The second cause of complaint also alleged that the accused violated DR 5-102(C) by failing to withdraw from representing Wogan in the ACLB proceeding. DR 5-102(C) provides:
"If, after undertaking employment in contemplated or pending litigation, a lawyer learns or it is obvious that the lawyer or a member of the lawyer's firm may be called as a witness other than on behalf of the lawyer's client, the lawyer may continue the representation until it is apparent that the lawyer's or firm member's testimony is or may be prejudicial to the lawyer's client."
The allegations in the complaint establish a violation of DR 5-102(C).
In the third cause of complaint, the Bar alleged that the accused violated DR 3-101(B) by practicing law "in a jurisdiction where to do so would be in violation of regulations of the profession in that jurisdiction." Specifically, the complaint alleges that the accused violated ORS 9.080(2)(a) and sections 15.1 and 15.2 of the Bar's bylaws by engaging in the private practice of law without professional liability insurance from the PLF. ORS 9.080(2)(a) authorizes the Bar to require its active members "engaged in the private practice of law whose principal offices are in Oregon" to carry professional liability insurance from the PLF and to assess from those lawyers contributions to the professional liability fund. Oregon State Bar Bylaw 15.1 generally discusses the formation of the PLF. Bylaw 15.2 provides that the PLF shall possess the powers and authorities delegated to it by the Bar's Board of Governors, including the authority to carry out the provisions of ORS 9.080.
The accused suggests that the enumerated provisions regulate the PLF, not lawyers, so he could not have violated those provisions and, it follows, could not have violated DR 3-101(B). He also contends that ORS 9.080 and Bylaws 15.1 and 15.2 might not be the type of "regulations" covered by DR 3-101(B). Finally, he argues that he did not violate the PLF requirements because the PLF's plan excludes his alleged representation of Wogan from coverage. (3)
The "regulations of the profession" in Oregon, which ORS 9.080 authorizes and Bylaws 15.1 and 15.2 implement, require every lawyer engaged in the private practice of law in Oregon to carry professional liability insurance. Practicing law without professional liability coverage violates regulations of the profession encompassed by DR 3-101(B). We conclude that the complaint establishes that the accused violated DR 3-101(B).
The fourth cause of complaint alleged that the accused violated DR 1-102(A)(3) from 1995 to 1998 by representing to the PLF that he was entitled to the exemption from paying for PLF coverage because he did not engage in the private practice of law, when, in fact, he did. The trial panel declined to find that the accused violated DR 1-102(A)(3) in 1995, because, according to the complaint, the accused's misrepresentation began in May 1995, when he began to represent Wogan. According to a document that the Bar introduced at the sanctions hearing, the accused submitted his exemption request for 1995 before he began to represent Wogan.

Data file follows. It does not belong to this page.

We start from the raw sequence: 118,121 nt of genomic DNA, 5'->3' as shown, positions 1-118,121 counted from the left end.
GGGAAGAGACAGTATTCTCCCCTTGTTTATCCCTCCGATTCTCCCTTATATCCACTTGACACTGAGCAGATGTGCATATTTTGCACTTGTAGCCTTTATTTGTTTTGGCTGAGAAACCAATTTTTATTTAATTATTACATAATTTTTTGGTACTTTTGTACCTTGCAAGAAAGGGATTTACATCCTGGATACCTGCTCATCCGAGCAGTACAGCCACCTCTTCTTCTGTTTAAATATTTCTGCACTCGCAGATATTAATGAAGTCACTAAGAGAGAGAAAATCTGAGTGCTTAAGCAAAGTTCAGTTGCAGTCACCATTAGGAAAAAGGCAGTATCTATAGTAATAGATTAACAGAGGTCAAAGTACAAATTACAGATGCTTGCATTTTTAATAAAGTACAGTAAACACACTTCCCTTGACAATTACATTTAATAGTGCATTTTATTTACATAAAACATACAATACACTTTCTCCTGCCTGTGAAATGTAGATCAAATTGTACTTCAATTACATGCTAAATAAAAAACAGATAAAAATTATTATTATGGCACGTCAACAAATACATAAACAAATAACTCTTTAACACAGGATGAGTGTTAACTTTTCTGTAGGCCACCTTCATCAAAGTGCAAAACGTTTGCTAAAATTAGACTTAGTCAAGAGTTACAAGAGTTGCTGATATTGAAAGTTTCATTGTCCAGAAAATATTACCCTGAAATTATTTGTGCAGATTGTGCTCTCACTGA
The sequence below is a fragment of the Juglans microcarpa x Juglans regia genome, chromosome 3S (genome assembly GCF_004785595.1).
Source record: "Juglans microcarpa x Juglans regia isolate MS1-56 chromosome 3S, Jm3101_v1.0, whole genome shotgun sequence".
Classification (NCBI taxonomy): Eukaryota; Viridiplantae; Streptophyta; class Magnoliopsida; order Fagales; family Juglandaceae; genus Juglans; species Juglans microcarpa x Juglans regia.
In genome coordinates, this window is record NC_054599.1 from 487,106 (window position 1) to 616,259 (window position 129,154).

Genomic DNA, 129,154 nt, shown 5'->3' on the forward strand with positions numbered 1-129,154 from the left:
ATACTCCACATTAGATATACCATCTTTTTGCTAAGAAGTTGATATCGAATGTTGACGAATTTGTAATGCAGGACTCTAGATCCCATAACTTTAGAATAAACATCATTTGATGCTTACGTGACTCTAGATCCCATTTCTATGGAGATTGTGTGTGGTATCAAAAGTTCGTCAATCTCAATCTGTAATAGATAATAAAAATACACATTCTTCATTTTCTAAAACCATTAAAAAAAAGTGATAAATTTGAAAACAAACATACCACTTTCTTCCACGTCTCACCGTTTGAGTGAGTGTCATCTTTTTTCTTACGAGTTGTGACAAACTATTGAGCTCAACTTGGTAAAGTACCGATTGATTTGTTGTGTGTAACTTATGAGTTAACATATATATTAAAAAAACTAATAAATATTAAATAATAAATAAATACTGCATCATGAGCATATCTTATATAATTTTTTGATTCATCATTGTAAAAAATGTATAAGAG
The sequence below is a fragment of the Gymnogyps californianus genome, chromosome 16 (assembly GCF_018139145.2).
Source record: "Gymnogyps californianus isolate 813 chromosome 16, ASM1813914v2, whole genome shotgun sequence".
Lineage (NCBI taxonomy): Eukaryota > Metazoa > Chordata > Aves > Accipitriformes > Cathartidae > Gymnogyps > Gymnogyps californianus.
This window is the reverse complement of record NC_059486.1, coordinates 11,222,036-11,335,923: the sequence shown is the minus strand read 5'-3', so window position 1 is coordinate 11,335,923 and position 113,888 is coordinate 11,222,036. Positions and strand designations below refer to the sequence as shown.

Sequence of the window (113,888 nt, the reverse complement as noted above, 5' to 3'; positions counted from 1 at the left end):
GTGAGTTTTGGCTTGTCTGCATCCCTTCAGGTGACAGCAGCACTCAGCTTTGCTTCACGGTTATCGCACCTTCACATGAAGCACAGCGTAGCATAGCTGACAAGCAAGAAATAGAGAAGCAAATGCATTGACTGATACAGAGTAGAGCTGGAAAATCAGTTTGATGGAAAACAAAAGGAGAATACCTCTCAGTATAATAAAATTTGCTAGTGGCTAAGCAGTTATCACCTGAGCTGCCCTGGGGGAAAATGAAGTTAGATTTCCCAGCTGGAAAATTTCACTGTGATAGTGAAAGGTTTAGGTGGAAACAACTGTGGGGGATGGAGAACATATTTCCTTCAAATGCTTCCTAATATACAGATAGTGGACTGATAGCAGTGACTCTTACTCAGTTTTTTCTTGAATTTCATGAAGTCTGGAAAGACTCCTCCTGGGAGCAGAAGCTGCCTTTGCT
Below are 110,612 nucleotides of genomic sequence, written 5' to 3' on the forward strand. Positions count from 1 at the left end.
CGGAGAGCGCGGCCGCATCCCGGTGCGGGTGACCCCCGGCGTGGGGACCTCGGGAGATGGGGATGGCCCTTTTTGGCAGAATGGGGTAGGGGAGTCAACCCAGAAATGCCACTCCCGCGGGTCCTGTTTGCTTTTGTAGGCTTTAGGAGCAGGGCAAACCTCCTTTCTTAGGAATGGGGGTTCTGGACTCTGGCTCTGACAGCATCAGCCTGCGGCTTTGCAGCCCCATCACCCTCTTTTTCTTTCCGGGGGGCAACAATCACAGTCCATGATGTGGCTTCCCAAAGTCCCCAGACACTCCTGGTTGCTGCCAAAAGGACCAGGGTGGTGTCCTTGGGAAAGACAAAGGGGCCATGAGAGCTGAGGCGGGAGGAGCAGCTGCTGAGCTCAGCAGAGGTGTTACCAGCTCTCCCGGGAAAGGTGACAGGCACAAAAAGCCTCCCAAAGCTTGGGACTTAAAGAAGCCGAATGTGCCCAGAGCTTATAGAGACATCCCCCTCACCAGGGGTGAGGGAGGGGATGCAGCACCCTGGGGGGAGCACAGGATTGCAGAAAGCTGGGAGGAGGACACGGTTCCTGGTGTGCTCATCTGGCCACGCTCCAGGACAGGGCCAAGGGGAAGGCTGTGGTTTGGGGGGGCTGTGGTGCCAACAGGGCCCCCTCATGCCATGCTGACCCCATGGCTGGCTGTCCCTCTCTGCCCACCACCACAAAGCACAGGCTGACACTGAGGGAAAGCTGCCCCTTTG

We reject that reasoning. Due to the accused's default, we accept as true the allegation in the complaint that the accused's misrepresentations to the PLF in each of the years 1995, 1996, 1997, and 1998 "were false when he made them." That fact establishes the accused's violation of DR 1-102(A)(3) during each year, including 1995. We may (and do) consider the document on which the trial panel relied in determining the appropriate sanction, but not to relieve the accused from the disciplinary rule violation that the alleged facts establish. See In re Staar, 324 Or 283, 288, 924 P2d 308 (1996) (following that analysis). The accused's misrepresentations to the PLF during the years 1995 through 1998 violated DR 1-102(A)(3).
The accused also makes various "counterclaims" against the Bar and its employees, alleging disciplinary violations. The Bar Rules establish procedures for submitting and investigating disciplinary complaints. See BR 2.5 (describing complaint procedures). The accused has invoked those procedures to lodge complaints against various individuals associated with this proceeding. The Bar's rules do not permit the accused to pursue his complaints against other lawyers as "counterclaims" in the Bar's proceeding against him. We decline to consider the accused's "counterclaims." The accused's additional assignments of error do not merit discussion.